By Ray Stern
By Ray Stern
By New Times
By Amy Silverman
By Stephen Lemons
By Stephen Lemons
By Monica Alonzo
By Chris Parker
Tara E. Roesler made the allegation in a four-page September 16 letter to state Representative Rusty Bowers, Republican of Mesa, who chairs the House Environment Committee.
Bowers and some unlikely allies believe Roesler's allegations warrant investigation.
Roesler, a certified public accountant, was appointed to oversee the leaking underground storage-tank (LUST) cleanup in 1994 by former Department of Environmental Quality director Ed Fox. A longtime state employee, Roesler quickly won praise from legislators for bringing the once-moribund cleanup project online.
Three weeks ago, though, Roesler and DEQ ombudsman Royce Flora were placed on paid administrative leave and escorted from their offices amid allegations that they had funneled cleanup jobs to a favored clique of contractors.
In her letter, Roesler says the opposite is true. She says she and Flora were ousted because they were unwilling to ignore the fund's mishandling by the accounting firm.
"I believe that the actions taken against my colleagues and myself by Russell Rhoades, Director of DEQ, represent a reprisal, a prohibited personnel practice against employees for disclosure of information of a matter of public concern," Roesler wrote.
DEQ spokesman Jim Norton said September 20 that Rhoades could not comment on the ongoing investigation, which is being conducted by the state Department of Administration.
Likewise, neither Roesler nor Flora would comment on the advice of their attorney. Sources close to the two ousted employees say they have not yet been formally told why they were suspended.
In her letter to Bowers, Roesler outlines three areas that represent a "gross waste" of tax dollars.
At the top of the list is Peterson Consulting Limited Partnership, a Chicago-based accounting firm that cuts checks to scores of contractors who specialize in cleaning up underground leaks.
According to Roesler, Peterson, which was paid more than $4 million last year (almost 20 percent of the fund's annual take, which comes from a penny-per-gallon gasoline sales tax), was overcharging the state for processing contractors' claims. A source tells New Times that Peterson Consulting may have forced contractors to repeatedly reapply for payments, thereby driving up administrative costs and, hence, Peterson's revenues.
It was in the best interest of several of Peterson's Phoenix employees, Roesler writes, to keep word of problems at the office from reaching company headquarters in Chicago.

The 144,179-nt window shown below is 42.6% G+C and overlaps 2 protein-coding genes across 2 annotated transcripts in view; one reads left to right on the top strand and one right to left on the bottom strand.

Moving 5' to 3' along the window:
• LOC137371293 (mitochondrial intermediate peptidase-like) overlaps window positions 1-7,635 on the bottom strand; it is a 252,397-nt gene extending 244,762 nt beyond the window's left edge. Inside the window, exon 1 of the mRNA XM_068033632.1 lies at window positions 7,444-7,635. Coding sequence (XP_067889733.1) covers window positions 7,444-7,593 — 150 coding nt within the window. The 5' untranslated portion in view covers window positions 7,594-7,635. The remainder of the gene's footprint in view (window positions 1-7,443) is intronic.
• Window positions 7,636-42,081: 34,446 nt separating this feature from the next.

Dave Benkert, who heads the Phoenix office, said Monday he had been instructed to refer all inquiries to Norton, the DEQ spokesman. Calls to Peterson's Chicago office on Monday were not immediately returned.
In her letter, Roesler states that she negotiated with Peterson to reduce its rates by 38 percent. A further audit revealed that Peterson's rates were still too high, and Roesler again badgered the firm to lower its costs, she writes.
She states that on September 3, after receiving assurances from Peterson that costs would be reduced even more, a copy of the new agreement was faxed to Robert Stephenson at the state Procurement Office, which oversees all state contracts. A few hours later, Roesler and Flora were placed on leave.
Roesler writes that Stephenson "ignited" when he learned of the lower rates Roesler had negotiated. Stephenson called the statement "ridiculous."
"How are you supposed to respond to something like that?" Stephenson asks, refusing to comment further.
Stephenson, along with everyone else named in the letter, may soon have ample opportunity to respond. On September 18, Representative Bowers said he would seek hearings to find out exactly what has gone wrong with the fund.
Calling Roesler "the only bureaucrat I've ever liked," Bowers said he found it hard to believe that someone with her reputation for honesty would run afoul of state contracting procedures.
Bowers' opinion is shared by Democratic Representative Elaine Richardson of Tucson, a longtime supporter of the cleanup effort. The irony of a pro-environment Democrat siding with the conservative Bowers--a booster of last year's ill-fated "polluter protection act"--is not lost on Richardson.
"I'm not trying to put in a plug for Rusty [Bowers]," Richardson said, "but on this issue, at least, he's right on."
In her letter, Roesler also writes that she ran afoul of DEQ's enforcement division.
"She was always more willing to work with people than to punish them," says a source close to the investigation who spoke on condition of anonymity. "Well, that put her at odds with some of the guys in enforcement."
The timing of Roesler's ouster has raised eyebrows--Bowers' included--because it coincided roughly with the renewal of Peterson's state contract last week. With Roesler out of the way, some of her allies have said, Peterson was guaranteed smooth sailing.
As for the allegation that Roesler and her compatriots tried to steer work toward certain contractors, sources say that Roesler made waves by advocating a new type of cleanup called bioremediation. In bioremediation, microbes that consume hazardous wastes are injected into the soil. The process is generally regarded as much cheaper than other cleanup techniques, such as removing the leaking tank altogether and treating the soil.
That put her in direct conflict with the contractors who were using older, more expensive techniques, the source says.